Compare the closely related, though much larger (103 cm.) figure of a standing Guanyin, excavated at Laohucheng village in Tongguan County, Shaanxi, 1963, included in the exhibition, Buddhist Sculpture from China: Selections from the Xi'an Beilin Museum - Fifth through Ninth Centuries, China Institute, New York, 2007, pp. 83-4 and illustrated on the cover.
See another larger figure of Guanyin, also said to be from Shaanxi, shown standing in a similar pose on a lotus-petal base and similarly adorned with elaborate jewelry, dated to the Sui dynasty by Akiyama and Matsubara in Arts of China, vol. II; Buddhist Cave Temples, New Researches, Tokyo, 1969, p. 162, no. 153. In his discussion of Sui dynasty sculpture in The Arts of China to AD 900, Yale University Press, 1995, W. Watson notes that some examples "present an unusual frontal outline: a narrow high waist and a greatest breadth near to the knees", the latter being very true of the present figure. He also points out that the Guanyin type from Shaanxi and western China, while upright, has a more relaxed and natural stance, and is richly decorated, with "head-ribbons and body-scarves".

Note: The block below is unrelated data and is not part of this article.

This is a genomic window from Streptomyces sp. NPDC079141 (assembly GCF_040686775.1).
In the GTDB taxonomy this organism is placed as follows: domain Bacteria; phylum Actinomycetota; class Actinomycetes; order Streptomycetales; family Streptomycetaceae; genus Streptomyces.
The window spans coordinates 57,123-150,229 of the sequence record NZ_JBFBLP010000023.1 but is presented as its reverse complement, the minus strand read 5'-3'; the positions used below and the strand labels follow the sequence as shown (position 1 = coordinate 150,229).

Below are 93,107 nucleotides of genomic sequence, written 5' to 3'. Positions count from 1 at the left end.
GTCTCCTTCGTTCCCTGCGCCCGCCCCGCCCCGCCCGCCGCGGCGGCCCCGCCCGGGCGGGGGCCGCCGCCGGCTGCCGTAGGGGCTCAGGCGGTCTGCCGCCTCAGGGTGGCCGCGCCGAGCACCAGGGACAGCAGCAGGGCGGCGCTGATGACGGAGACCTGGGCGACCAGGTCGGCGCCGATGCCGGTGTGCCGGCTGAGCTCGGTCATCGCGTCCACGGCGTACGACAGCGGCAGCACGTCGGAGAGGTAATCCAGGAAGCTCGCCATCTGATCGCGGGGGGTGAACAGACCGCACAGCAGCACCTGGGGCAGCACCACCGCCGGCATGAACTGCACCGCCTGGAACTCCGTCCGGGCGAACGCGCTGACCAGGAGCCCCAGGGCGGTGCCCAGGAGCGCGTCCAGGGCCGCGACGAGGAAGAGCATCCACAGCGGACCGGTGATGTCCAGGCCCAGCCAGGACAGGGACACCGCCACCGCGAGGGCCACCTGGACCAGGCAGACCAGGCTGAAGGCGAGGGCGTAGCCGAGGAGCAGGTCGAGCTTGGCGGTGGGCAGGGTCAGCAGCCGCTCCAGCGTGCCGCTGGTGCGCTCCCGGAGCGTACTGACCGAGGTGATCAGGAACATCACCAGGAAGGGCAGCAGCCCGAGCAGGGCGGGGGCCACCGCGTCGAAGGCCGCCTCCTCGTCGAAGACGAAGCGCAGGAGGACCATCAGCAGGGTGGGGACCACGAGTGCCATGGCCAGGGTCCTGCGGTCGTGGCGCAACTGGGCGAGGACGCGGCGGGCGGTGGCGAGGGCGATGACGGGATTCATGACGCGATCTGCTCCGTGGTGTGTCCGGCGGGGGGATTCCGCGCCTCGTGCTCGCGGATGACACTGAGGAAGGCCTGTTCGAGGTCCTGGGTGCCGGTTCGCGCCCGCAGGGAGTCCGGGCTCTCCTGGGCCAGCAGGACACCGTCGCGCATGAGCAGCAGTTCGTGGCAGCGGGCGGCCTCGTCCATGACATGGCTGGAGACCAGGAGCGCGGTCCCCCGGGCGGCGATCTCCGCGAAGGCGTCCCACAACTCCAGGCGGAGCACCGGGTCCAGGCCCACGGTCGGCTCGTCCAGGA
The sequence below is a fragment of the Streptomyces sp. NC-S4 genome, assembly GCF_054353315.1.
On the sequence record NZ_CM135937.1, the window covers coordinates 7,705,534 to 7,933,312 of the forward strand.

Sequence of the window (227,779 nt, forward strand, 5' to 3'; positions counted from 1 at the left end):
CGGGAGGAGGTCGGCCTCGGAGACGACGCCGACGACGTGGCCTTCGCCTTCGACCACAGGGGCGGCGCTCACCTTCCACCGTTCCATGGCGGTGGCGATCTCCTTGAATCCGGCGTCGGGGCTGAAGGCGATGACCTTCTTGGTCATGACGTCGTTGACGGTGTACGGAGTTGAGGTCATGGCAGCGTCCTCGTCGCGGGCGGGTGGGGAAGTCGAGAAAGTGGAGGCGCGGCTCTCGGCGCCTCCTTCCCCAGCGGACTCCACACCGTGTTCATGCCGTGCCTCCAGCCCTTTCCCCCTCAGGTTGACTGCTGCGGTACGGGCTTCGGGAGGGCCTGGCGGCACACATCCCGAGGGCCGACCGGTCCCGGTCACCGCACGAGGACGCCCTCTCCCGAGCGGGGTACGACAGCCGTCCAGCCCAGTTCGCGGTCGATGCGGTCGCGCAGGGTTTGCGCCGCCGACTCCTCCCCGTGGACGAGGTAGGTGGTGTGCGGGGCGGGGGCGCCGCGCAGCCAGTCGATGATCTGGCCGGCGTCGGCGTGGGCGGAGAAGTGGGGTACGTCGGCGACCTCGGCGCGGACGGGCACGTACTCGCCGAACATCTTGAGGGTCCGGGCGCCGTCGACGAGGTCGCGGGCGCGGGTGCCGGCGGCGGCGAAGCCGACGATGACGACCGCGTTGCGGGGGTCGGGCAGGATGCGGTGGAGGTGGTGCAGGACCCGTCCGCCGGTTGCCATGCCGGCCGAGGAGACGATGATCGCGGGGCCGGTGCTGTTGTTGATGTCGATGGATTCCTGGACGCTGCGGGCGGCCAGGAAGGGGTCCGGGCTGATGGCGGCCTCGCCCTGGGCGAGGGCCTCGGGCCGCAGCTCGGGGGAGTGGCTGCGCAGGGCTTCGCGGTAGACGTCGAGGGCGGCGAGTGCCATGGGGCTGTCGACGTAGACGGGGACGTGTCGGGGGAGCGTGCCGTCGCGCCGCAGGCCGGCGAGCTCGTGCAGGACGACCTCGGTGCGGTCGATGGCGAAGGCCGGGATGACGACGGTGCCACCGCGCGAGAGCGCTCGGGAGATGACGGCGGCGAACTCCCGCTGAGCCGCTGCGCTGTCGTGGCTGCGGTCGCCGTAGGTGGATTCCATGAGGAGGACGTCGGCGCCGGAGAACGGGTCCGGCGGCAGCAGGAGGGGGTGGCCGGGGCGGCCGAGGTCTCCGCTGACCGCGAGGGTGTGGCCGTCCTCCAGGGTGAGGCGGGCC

Technical examination report available upon request.